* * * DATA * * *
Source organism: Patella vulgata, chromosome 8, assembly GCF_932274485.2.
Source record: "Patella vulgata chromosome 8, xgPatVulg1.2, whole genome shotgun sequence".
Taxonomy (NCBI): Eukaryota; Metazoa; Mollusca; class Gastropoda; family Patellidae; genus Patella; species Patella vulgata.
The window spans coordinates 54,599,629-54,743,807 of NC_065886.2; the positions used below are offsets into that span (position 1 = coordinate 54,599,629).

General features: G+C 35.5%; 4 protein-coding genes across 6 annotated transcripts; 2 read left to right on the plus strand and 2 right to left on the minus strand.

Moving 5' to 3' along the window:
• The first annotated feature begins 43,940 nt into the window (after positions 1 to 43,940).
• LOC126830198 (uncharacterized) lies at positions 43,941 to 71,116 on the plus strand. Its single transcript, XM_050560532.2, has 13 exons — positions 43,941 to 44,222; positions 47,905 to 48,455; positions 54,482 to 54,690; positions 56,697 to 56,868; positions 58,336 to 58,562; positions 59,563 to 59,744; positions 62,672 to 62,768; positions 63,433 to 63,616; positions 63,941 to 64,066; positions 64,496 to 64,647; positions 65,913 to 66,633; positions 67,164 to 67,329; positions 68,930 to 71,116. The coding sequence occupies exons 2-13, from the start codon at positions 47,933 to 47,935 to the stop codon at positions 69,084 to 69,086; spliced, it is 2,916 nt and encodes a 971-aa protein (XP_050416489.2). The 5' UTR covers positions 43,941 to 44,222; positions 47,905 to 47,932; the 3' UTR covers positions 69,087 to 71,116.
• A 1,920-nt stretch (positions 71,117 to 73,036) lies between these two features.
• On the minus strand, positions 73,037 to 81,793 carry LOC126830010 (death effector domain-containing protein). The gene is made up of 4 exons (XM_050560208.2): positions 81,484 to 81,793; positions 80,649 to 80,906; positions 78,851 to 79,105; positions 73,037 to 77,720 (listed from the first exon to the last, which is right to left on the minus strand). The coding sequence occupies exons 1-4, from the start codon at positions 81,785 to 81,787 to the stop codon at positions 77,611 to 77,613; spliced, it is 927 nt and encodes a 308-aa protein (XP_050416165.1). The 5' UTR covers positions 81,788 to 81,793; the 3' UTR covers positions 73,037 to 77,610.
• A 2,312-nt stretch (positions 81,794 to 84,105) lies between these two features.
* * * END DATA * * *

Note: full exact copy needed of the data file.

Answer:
Source organism: Patella vulgata, chromosome 8, assembly GCF_932274485.2.
Source record: "Patella vulgata chromosome 8, xgPatVulg1.2, whole genome shotgun sequence".
Taxonomy (NCBI): Eukaryota; Metazoa; Mollusca; class Gastropoda; family Patellidae; genus Patella; species Patella vulgata.
The window spans coordinates 54,599,629-54,743,807 of NC_065886.2; the positions used below are offsets into that span (position 1 = coordinate 54,599,629).

General features: G+C 35.5%; 4 protein-coding genes across 6 annotated transcripts; 2 read left to right on the plus strand and 2 right to left on the minus strand.

Moving 5' to 3' along the window:
• The first annotated feature begins 43,940 nt into the window (after positions 1 to 43,940).
• LOC126830198 (uncharacterized) lies at positions 43,941 to 71,116 on the plus strand. Its single transcript, XM_050560532.2, has 13 exons — positions 43,941 to 44,222; positions 47,905 to 48,455; positions 54,482 to 54,690; positions 56,697 to 56,868; positions 58,336 to 58,562; positions 59,563 to 59,744; positions 62,672 to 62,768; positions 63,433 to 63,616; positions 63,941 to 64,066; positions 64,496 to 64,647; positions 65,913 to 66,633; positions 67,164 to 67,329; positions 68,930 to 71,116. The coding sequence occupies exons 2-13, from the start codon at positions 47,933 to 47,935 to the stop codon at positions 69,084 to 69,086; spliced, it is 2,916 nt and encodes a 971-aa protein (XP_050416489.2). The 5' UTR covers positions 43,941 to 44,222; positions 47,905 to 47,932; the 3' UTR covers positions 69,087 to 71,116.
• A 1,920-nt stretch (positions 71,117 to 73,036) lies between these two features.
• On the minus strand, positions 73,037 to 81,793 carry LOC126830010 (death effector domain-containing protein). The gene is made up of 4 exons (XM_050560208.2): positions 81,484 to 81,793; positions 80,649 to 80,906; positions 78,851 to 79,105; positions 73,037 to 77,720 (listed from the first exon to the last, which is right to left on the minus strand). The coding sequence occupies exons 1-4, from the start codon at positions 81,785 to 81,787 to the stop codon at positions 77,611 to 77,613; spliced, it is 927 nt and encodes a 308-aa protein (XP_050416165.1). The 5' UTR covers positions 81,788 to 81,793; the 3' UTR covers positions 73,037 to 77,610.
• A 2,312-nt stretch (positions 81,794 to 84,105) lies between these two features.